5a - Capitalism - Adam Smith

5a - Capitalism - Adam Smith - From:...

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From: [email protected] Sent: Saturday, November 09, 2002 3:20 PM To: [email protected] Subject: Encyclopaedia Britannica Article Smith, Adam Encyclop±dia Britannica Article baptized June 5, 1723, Kirkcaldy, Fife, Scot. died July 17, 1790, Edinburgh Scottish social philosopher and political economist. After two centuries, Adam Smith remains a towering figure in the history of economic thought. Known primarily for a single work, An Inquiry into the nature and causes of the Wealth of Nations (1776), the first comprehensive system of political economy, Smith is more properly regarded as a social philosopher whose economic writings constitute only the capstone to an overarching view of political and social evolution. If his masterwork is viewed in relation to his earlier lectures on moral philosophy and government, as well as to allusions in The Theory of Moral Sentiments (1759) to a work he hoped to write on “the general principles of law and government, and of the different revolutions they have undergone in the different ages and periods of society,” then The Wealth of Nations may be seen not merely as a treatise on economics but also as a partial exposition of a much larger scheme of historical evolution. Early life Much more is known about Adam Smith's thought than about his life. He was the son by second marriage of Adam Smith, comptroller of customs at Kirkcaldy, a small (population 1,500) but thriving fishing village near Edinburgh, and Margaret Douglas, daughter of a substantial landowner. Of Smith's childhood nothing is known other than that he received his elementary schooling in Kirkcaldy and that at the age of four years he was said to have been carried off by gypsies. Pursuit was mounted, and young Adam was abandoned by his captors. “He would have made, I fear, a poor gypsy,” commented his principal biographer. At the age of 14, in 1737, Smith entered the university of Glasgow, already remarkable as a centre of what was to become known as the Scottish Enlightenment. There, he was deeply influenced by Francis Hutcheson, a famous professor of moral philosophy from whose economic and philosophical views he was later to diverge but whose magnetic character seems to have been a main shaping force in Smith's development. Graduating in 1740, Smith won a scholarship (the Snell Exhibition) and traveled on horseback to Oxford, where he stayed at Balliol College. Compared to the stimulating atmosphere of Glasgow, Oxford was an educational desert. His years there were spent largely in self-education, from which Smith obtained a firm grasp of both classical and contemporary philosophy. Returning to his home after an absence of six years, Smith cast about for suitable employment. The connections of his mother's family, together with the support of the jurist and philosopher Lord Henry Kames, resulted in an opportunity to give a series of public lectures in Edinburgh—a form of education then much in vogue in the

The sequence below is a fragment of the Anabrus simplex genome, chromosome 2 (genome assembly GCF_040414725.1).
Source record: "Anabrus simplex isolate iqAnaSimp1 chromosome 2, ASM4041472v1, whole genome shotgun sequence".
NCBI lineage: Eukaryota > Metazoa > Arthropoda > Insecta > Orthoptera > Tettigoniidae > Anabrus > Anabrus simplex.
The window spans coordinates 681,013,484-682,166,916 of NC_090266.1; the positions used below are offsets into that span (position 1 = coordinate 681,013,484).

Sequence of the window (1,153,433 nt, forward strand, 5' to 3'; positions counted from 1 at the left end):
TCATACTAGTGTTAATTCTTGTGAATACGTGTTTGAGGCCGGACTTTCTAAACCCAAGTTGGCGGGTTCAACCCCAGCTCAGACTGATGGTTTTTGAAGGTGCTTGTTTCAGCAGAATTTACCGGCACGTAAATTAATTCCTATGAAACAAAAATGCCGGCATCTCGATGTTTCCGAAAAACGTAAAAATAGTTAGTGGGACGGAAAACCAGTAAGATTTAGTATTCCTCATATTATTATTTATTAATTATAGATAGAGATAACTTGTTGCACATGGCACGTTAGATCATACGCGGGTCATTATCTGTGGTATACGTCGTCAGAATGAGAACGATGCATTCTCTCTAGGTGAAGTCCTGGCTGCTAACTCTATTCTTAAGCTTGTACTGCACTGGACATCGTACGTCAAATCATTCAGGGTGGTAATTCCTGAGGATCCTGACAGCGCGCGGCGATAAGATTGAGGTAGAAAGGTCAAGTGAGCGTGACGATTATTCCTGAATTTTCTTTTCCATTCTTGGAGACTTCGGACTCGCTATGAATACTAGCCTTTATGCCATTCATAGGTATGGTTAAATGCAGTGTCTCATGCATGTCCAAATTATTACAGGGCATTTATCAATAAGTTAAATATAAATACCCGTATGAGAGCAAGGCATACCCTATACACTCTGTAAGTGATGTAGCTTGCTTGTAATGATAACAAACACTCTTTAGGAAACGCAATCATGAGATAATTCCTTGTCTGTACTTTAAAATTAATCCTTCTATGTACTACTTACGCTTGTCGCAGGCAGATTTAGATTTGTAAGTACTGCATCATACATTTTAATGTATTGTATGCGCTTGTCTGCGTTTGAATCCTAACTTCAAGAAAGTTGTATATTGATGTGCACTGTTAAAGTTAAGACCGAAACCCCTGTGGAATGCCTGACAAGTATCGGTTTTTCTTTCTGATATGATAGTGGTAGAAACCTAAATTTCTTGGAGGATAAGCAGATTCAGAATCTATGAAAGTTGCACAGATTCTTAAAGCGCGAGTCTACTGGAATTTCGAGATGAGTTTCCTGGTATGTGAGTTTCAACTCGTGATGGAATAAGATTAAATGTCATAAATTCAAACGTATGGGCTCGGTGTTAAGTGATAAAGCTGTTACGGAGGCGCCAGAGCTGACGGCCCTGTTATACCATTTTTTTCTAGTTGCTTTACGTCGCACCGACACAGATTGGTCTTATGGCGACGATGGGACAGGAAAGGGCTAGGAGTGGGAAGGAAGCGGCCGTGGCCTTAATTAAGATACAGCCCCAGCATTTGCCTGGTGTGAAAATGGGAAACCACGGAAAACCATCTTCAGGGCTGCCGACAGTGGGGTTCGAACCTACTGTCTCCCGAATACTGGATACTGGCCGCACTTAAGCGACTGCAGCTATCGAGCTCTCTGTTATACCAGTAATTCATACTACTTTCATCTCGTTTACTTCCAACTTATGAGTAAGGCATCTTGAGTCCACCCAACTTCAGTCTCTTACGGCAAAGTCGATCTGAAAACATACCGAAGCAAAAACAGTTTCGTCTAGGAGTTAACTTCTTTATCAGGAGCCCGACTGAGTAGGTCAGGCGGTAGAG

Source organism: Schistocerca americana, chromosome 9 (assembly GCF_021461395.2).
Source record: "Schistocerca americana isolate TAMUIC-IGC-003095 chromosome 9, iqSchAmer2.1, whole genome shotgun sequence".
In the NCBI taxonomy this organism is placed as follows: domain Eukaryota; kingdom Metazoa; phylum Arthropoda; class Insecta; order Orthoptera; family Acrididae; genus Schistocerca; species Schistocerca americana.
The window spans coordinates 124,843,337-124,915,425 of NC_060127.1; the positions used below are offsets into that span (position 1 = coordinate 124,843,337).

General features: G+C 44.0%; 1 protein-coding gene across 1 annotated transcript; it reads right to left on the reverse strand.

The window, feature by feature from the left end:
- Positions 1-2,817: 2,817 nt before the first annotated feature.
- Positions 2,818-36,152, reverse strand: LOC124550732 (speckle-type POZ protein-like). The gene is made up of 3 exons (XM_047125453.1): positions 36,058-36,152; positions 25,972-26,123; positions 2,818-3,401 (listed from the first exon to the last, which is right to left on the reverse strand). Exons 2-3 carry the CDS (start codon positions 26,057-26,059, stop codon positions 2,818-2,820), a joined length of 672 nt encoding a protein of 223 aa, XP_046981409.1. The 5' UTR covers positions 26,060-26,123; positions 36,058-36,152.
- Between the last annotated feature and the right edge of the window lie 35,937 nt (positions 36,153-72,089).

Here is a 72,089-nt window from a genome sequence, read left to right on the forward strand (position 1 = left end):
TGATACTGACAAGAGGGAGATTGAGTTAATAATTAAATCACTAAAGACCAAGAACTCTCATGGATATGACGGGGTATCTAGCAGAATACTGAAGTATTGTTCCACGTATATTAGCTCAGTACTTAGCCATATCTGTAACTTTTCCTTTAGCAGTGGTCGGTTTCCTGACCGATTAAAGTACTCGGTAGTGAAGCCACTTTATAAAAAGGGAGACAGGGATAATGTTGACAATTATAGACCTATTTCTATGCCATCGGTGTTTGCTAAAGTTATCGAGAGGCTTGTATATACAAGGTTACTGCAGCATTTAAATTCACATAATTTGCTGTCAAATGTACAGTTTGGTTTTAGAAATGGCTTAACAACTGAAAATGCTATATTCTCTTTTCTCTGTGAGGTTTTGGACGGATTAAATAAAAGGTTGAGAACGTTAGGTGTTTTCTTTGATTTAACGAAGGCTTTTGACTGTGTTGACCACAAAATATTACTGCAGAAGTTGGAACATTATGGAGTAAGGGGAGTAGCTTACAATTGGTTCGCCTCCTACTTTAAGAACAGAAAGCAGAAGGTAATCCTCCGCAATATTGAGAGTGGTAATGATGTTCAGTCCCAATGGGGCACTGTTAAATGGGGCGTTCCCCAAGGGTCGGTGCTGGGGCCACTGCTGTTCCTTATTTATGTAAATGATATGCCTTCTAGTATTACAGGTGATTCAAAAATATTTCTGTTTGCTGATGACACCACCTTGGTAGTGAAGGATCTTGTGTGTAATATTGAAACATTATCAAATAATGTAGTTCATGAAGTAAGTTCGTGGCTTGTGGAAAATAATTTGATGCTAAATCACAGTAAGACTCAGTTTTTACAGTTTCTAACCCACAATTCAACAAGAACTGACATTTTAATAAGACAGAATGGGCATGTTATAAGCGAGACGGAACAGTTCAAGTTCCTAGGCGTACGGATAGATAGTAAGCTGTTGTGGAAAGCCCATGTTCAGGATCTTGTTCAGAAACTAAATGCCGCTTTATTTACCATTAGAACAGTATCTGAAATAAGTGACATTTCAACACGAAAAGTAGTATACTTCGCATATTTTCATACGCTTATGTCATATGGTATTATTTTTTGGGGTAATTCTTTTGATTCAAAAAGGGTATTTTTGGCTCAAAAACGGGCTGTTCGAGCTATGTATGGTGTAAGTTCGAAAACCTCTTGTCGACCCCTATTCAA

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prevailing spirit of “improvement.”
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This note was uploaded on 08/31/2011 for the course STS 302 taught by Professor Nkriesbert during the Summer '08 term at N.C. State.

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5a - Capitalism - Adam Smith - From:...

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